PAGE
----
The Impotent Leader and The Legacy of the Church: The Farewell Sermon as a Bishop`s Last(ing) Act of Leadership
Professor Bård Eirik Hallesby Norheim og førsteamanuensis Joar Haga
Publisert i Scandinavian Journal for Leadership & Theology nr. 8,2021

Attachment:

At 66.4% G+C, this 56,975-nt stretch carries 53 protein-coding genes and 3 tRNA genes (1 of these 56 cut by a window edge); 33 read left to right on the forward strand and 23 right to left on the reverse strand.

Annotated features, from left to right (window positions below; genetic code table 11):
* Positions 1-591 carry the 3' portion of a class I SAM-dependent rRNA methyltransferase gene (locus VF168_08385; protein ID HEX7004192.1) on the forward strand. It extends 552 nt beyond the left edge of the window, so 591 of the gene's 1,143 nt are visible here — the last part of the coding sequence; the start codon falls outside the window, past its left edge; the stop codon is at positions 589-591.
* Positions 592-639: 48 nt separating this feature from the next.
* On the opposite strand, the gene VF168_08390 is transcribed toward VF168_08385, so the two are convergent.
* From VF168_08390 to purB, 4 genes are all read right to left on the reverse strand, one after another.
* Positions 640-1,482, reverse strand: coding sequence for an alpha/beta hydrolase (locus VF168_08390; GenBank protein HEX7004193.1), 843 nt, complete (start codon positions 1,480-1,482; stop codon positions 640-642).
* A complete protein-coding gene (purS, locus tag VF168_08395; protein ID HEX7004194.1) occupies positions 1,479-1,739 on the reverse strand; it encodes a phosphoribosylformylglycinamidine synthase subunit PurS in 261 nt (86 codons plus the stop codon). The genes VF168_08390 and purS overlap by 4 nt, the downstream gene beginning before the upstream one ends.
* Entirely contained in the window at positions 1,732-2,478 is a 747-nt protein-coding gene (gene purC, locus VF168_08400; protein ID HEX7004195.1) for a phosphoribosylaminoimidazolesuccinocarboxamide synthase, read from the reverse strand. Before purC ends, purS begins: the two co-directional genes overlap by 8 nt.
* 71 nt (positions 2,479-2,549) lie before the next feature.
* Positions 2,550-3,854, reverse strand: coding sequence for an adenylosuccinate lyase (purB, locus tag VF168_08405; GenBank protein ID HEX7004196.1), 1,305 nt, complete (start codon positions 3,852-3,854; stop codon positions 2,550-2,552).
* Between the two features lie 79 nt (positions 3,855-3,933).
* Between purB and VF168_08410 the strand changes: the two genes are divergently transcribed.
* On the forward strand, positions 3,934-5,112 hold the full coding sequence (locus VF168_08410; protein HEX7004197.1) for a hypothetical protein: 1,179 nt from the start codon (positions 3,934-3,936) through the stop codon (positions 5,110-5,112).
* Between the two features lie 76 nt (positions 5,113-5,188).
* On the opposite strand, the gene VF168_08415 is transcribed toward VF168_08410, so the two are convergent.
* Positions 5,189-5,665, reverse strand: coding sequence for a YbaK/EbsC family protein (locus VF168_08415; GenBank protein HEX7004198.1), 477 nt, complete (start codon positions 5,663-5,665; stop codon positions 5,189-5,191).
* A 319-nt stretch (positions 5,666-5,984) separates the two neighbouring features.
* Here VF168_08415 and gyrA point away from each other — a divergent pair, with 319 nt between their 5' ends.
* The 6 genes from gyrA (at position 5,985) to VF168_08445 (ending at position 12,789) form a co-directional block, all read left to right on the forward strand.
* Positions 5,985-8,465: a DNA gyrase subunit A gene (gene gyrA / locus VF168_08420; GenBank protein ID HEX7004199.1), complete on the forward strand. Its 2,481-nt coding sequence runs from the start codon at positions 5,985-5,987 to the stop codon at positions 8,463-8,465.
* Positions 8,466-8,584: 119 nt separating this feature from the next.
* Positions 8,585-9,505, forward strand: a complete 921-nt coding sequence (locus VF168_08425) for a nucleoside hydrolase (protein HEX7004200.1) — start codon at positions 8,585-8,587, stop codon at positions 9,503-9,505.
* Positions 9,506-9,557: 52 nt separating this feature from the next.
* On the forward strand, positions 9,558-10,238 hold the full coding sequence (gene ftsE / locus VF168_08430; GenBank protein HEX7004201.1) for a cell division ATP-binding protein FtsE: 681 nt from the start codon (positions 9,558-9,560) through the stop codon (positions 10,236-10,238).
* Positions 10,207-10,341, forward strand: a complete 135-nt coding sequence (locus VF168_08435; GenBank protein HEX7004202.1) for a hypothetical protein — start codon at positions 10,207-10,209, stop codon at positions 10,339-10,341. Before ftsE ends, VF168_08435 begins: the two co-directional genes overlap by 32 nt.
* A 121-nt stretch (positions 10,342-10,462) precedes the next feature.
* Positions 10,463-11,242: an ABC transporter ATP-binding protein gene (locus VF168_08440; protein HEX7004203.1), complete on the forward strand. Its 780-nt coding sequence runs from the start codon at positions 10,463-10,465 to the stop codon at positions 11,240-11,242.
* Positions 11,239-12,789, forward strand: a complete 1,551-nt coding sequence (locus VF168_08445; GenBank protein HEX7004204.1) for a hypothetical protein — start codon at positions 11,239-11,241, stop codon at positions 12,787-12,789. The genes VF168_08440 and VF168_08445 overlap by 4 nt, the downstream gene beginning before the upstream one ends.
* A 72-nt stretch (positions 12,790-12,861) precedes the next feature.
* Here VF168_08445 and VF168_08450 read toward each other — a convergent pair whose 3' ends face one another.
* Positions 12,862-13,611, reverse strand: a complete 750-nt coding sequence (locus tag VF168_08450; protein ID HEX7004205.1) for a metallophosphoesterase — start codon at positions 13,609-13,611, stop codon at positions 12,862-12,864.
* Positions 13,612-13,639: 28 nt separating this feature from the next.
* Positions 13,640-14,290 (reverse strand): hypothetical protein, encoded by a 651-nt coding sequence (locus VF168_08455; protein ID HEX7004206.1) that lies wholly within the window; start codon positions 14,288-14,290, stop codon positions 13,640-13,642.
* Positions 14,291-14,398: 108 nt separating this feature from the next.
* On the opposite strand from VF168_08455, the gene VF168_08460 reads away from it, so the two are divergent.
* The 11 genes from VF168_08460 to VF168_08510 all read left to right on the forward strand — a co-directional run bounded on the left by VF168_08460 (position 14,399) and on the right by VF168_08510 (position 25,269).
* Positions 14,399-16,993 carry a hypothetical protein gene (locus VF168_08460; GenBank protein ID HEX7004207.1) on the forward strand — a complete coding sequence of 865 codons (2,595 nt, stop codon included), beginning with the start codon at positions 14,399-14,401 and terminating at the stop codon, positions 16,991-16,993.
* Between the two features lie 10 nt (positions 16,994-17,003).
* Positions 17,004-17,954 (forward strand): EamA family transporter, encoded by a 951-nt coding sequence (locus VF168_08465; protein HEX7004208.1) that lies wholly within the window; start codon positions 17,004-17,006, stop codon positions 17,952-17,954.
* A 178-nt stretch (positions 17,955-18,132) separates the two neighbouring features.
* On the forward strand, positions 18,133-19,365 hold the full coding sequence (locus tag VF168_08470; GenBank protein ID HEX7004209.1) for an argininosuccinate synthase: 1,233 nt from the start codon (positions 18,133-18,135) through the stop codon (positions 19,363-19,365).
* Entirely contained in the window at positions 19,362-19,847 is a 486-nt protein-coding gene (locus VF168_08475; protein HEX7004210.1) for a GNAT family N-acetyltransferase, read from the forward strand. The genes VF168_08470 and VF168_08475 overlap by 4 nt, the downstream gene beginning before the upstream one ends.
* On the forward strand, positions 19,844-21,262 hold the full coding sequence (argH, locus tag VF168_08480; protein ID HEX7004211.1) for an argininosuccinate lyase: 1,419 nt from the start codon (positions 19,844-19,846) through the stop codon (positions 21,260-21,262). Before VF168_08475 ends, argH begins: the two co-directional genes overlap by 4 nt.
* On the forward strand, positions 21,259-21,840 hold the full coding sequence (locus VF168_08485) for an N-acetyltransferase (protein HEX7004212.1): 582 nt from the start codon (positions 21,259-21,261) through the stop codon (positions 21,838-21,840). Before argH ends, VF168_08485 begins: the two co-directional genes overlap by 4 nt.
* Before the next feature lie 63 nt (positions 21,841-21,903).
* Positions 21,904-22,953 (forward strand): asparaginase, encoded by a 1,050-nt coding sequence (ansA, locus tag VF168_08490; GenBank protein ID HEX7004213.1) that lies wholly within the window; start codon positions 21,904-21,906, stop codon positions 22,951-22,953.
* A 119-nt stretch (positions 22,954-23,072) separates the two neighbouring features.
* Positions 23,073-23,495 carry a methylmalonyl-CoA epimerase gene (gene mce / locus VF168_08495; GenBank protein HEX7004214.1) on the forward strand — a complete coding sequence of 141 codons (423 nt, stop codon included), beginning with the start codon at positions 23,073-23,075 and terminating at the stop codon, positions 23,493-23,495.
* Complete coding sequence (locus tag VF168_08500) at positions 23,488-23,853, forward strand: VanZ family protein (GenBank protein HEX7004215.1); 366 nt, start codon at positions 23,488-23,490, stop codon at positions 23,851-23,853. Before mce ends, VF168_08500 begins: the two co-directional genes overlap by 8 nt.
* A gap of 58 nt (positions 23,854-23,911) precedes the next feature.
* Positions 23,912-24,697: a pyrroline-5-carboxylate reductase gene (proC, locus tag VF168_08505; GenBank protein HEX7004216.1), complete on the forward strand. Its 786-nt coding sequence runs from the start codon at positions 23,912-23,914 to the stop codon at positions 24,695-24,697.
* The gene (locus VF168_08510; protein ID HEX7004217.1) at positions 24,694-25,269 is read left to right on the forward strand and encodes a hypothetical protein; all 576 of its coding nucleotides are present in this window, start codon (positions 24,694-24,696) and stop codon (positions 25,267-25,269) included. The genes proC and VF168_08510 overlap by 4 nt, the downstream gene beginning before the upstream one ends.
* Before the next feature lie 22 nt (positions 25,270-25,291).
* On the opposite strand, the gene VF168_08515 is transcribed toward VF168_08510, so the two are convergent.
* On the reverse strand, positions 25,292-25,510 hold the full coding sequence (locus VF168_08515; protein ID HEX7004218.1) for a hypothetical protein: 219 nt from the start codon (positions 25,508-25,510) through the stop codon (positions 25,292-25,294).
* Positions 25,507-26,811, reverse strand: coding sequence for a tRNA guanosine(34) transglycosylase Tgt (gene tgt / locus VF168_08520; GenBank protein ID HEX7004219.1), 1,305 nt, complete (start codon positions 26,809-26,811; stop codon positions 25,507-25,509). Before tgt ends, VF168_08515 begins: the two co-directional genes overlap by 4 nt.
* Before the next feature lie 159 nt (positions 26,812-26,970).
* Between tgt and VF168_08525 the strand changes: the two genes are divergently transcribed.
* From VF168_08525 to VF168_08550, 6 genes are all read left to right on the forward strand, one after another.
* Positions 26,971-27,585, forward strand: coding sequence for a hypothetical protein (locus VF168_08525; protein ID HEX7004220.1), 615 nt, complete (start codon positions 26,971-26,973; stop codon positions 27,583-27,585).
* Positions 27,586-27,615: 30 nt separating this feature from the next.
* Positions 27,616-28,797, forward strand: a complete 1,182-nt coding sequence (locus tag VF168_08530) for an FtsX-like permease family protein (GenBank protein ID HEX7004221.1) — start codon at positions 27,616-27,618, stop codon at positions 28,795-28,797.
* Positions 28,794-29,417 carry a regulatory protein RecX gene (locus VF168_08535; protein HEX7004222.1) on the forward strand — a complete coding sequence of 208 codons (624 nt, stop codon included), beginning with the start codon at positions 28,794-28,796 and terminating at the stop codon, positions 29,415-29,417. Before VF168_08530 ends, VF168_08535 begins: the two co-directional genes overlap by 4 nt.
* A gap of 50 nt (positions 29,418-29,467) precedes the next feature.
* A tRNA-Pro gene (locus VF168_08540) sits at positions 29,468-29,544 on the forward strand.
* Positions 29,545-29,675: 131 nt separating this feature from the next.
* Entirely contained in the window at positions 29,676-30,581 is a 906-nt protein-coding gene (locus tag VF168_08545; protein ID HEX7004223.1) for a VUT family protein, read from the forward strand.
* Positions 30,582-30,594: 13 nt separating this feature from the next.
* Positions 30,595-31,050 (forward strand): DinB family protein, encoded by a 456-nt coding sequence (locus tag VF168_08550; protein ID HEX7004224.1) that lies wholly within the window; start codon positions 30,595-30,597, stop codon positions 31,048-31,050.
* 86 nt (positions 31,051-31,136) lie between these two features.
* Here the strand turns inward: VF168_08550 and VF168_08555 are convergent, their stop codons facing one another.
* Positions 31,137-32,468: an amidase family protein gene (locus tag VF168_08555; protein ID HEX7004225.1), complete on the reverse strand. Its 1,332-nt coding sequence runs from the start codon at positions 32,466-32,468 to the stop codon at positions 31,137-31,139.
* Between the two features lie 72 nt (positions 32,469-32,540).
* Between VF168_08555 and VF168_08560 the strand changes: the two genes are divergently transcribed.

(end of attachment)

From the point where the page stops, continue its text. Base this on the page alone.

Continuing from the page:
When a leader leaves office, the leader becomes impotent,divested of power.This makes the actual moment of farewell a particularly interesting case study in leadership, as the farewell moment marks the transition of power from one leader to another. Many leaders use the point of departure as an opportunity to articulate the legacy of the institution they leave behind. This article offers a rhetorical and theological analysis of the farewell sermon delivered by former presiding bishop of the Church of Norway, Helga Haugland Byfuglien in January 2020, and a shorter, comparative analysis of the equivalent farewell sermon of the former Archbishop of the Church of Sweden, Anders Wejryd (2014). The article analyses howBy-fuglien and Wejryd conceptualize the legacy of the churchwith the use of epideictic and de-liberative rhetoric (rhetorical analysis) and discuss what kind of legacy (theological analysis and discussion) they promote. The article argues that both Byfuglien and Wejryd use the fare-well sermon as a rhetorical opportunity to articulate the church`s legacy for the future, alt-hough their own formal power to execute that legacy is coming to an end. Byfuglien appeals to a diaconal vision of the church`s legacy, with a tendency to emphasize the church`s wel-coming and inclusive character. Wejryd addresses the current ecclesiological situation in more detail. By assessing the church`s numerical decline and changed societal status as a cri-sis, he mainly appeals to the church`s missional legacy. The article concludes that the farewell sermons of both Byfuglien and Wejryd may be interpreted as a sort of inheritance dispute, or better heritage dispute: In their farewell sermons, the departing bishops present their last(ing) act of leadership, appealing to the audience to commit to a particular vision of the church`s legacy.